Nick’s knowledge of different varieties of cider apples and their history is overwhelming. He tells us about the Box Kernel which he had decanted a jug of just that morning and has only his second sip with us. The taste is well balanced and smooth, despite not yet being ready. Nick explains how the Box Kernel was thought extinct but he has managed to bring it back, grafting onto root stock himself. The apple is full of history, going back to the days where farm labourer’s wages were paid partly in cider, the Box Kernel kept them coming back and you can taste why.
We were treated to some Hot Spicy Cider next, a welcomed warming taste of clove and cinnamon with a background of rich cider. Sampling at Severn Cider was made to be more of a full experience than a simple sip and buy. Nick and May brought out cheese and bread as well as some of their homemade Onion Chutney, Piccalilli and Orchard Apple Jelly with Chilli, all made with their cider or cider vinegar and all excellent. We’re also treated to some of Nick’s apple cider vinegar pickled onions, which are mellow, crunchy and rich in background spice, just like the Hot Spicy Cider. 
Next we try another single variety still cider, the Brown Snout. Before yesterday I hadn’t tasted cider from this apple (and as I mentioned my first taste at Ross on Wye had such a distinct lemon and citrus note to it despite being unfinished) and it is unlike any cider I’ve had before. Severn Cider’s version was matured and ready to drink in comparison and was a well-rounded fruity delight.
We then moved on to the bottled varieties of the Dry, Medium and Medium Sweet, all of which had some similarities, but expert blending had created distinct differences of finish depending on your preference. For me it’s the medium, a balance between the other two ends of the spectrum. We then tasted the perry and you can instantly taste why it is award winning and why Nick had sold out of 500 ml bottles. It is crisp, fresh and almost wine-like. The perry is made predominantly from Blakeney Red pears, the village of origin we passed by just up the road. Nick shows a very small but intricately detailed glass from the 1700s which would have been used by the wealthy for drinking perry. It was our champagne and as Nick points out the method was first discovered and used here, the French taking it up later. He also shows us a very rustic cup made from animal horn which would have been used by the labourers for receiving their daily payment in cider.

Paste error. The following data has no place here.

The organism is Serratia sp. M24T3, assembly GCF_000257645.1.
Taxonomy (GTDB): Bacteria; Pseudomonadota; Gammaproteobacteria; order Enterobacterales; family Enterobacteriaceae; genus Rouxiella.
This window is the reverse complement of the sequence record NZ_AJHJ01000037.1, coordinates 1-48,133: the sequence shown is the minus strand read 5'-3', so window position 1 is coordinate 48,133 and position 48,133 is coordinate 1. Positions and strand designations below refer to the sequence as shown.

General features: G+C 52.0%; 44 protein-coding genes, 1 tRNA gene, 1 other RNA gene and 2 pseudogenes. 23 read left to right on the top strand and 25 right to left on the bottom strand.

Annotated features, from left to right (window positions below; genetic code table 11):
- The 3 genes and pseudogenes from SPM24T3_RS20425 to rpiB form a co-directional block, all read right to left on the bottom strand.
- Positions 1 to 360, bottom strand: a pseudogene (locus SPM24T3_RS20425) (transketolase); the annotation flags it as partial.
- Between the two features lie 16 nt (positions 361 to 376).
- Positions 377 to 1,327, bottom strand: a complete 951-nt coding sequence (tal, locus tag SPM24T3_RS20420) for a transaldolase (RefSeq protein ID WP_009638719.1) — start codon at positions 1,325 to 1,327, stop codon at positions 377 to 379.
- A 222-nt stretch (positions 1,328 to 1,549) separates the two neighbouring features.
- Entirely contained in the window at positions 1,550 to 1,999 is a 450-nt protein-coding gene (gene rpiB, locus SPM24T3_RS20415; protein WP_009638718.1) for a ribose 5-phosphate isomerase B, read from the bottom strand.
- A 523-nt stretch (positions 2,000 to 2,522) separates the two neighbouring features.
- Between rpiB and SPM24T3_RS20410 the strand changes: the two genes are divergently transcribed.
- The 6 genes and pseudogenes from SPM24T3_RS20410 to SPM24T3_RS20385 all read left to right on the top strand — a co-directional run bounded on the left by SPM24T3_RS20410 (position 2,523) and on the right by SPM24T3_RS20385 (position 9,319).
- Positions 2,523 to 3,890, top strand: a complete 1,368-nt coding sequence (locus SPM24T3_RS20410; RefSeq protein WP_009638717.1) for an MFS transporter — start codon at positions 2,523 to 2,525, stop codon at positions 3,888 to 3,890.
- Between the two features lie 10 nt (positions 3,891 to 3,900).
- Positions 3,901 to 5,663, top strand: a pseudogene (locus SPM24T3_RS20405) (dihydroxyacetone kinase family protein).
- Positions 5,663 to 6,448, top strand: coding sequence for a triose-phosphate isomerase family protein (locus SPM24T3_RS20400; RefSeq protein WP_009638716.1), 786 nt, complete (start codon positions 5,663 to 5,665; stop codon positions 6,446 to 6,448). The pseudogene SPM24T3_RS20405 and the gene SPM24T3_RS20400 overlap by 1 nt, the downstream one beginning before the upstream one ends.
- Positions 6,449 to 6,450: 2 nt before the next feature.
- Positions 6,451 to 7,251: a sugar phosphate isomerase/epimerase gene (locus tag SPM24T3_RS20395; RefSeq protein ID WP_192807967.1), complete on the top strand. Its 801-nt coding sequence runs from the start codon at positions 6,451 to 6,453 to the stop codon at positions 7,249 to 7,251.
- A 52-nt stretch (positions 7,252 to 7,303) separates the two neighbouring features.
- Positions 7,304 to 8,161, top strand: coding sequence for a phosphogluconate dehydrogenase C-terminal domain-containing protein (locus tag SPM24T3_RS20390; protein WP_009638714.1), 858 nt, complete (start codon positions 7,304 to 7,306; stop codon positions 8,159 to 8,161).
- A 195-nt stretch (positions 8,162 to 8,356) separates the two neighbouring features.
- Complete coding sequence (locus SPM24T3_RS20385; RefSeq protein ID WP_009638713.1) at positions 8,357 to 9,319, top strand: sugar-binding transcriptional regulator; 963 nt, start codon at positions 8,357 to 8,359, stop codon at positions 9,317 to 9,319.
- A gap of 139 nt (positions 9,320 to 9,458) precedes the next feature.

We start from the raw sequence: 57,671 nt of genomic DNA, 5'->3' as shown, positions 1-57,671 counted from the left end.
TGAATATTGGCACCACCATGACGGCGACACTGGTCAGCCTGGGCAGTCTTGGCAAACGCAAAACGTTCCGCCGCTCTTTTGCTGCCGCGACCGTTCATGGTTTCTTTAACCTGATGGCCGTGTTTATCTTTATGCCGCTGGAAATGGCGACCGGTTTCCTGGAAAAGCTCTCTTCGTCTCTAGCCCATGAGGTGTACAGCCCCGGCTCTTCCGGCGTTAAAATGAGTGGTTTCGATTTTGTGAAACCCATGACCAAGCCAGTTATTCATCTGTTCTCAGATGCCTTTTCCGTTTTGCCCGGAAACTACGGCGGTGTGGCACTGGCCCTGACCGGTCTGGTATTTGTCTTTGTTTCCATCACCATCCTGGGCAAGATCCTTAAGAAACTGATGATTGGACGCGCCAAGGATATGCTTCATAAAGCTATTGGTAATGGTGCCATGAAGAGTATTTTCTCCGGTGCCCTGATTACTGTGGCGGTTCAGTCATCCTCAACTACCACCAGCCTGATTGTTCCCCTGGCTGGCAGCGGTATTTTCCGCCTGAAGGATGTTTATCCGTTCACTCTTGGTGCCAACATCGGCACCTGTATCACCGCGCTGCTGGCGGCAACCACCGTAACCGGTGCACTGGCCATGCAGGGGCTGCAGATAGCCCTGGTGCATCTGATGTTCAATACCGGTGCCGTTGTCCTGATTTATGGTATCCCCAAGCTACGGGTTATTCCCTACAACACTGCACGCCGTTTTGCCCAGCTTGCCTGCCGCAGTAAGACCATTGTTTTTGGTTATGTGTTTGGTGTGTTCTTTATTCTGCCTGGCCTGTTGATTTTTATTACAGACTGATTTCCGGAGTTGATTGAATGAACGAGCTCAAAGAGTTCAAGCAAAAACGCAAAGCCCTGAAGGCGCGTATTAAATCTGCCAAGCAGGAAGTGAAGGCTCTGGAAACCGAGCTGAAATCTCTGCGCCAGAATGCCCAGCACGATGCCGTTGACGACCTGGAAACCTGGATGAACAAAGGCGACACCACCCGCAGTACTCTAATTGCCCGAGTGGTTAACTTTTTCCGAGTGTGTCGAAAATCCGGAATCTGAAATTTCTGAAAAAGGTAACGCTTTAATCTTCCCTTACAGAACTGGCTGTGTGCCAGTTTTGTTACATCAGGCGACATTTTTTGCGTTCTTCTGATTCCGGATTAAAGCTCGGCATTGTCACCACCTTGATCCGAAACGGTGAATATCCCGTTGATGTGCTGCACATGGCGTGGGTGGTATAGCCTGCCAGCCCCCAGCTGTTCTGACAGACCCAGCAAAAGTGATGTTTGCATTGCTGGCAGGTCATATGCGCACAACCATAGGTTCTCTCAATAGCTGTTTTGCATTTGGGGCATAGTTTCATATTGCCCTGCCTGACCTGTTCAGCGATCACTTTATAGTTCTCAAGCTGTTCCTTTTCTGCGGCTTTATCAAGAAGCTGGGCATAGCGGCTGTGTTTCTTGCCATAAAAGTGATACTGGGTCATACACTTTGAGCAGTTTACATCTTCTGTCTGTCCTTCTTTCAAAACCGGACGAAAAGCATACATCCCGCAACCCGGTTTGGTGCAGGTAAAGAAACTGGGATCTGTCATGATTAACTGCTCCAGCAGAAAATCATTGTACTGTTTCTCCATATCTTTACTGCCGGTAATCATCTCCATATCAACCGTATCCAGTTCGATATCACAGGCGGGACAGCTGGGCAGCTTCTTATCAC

News of my visit must have spread, or perhaps it’s the award winning ciders made from 100% fresh pressed juice. Either way, the shop starts to fill up with other customers, but before I leave I have a quick sample of the Somerset Redtreak still cider, which I immediately love. Needless to say we left with arms full, having bought bottles of the medium and perry as well as some of the delicious onion chutney and chilli apple jelly. Oh and a 5 litre ‘bag in the box’ of the Somerset Redstreak for good measure. 
As we drive out past the cider barn and I stop for a couple of photos I make the mental decision to return and stay for longer. They have accommodation for large groups, so begrudgingly I’ll have to bring some friends or family to share the cider with, but I can’t think of anywhere nicer to spend a few merry days.
I have to finish with a big thank you to my wife for being my chauffer for the trip and standing for a good few hours in the cold and sometimes rain without the benefit of a cider and perry jacket.
James Finch @thecidercritic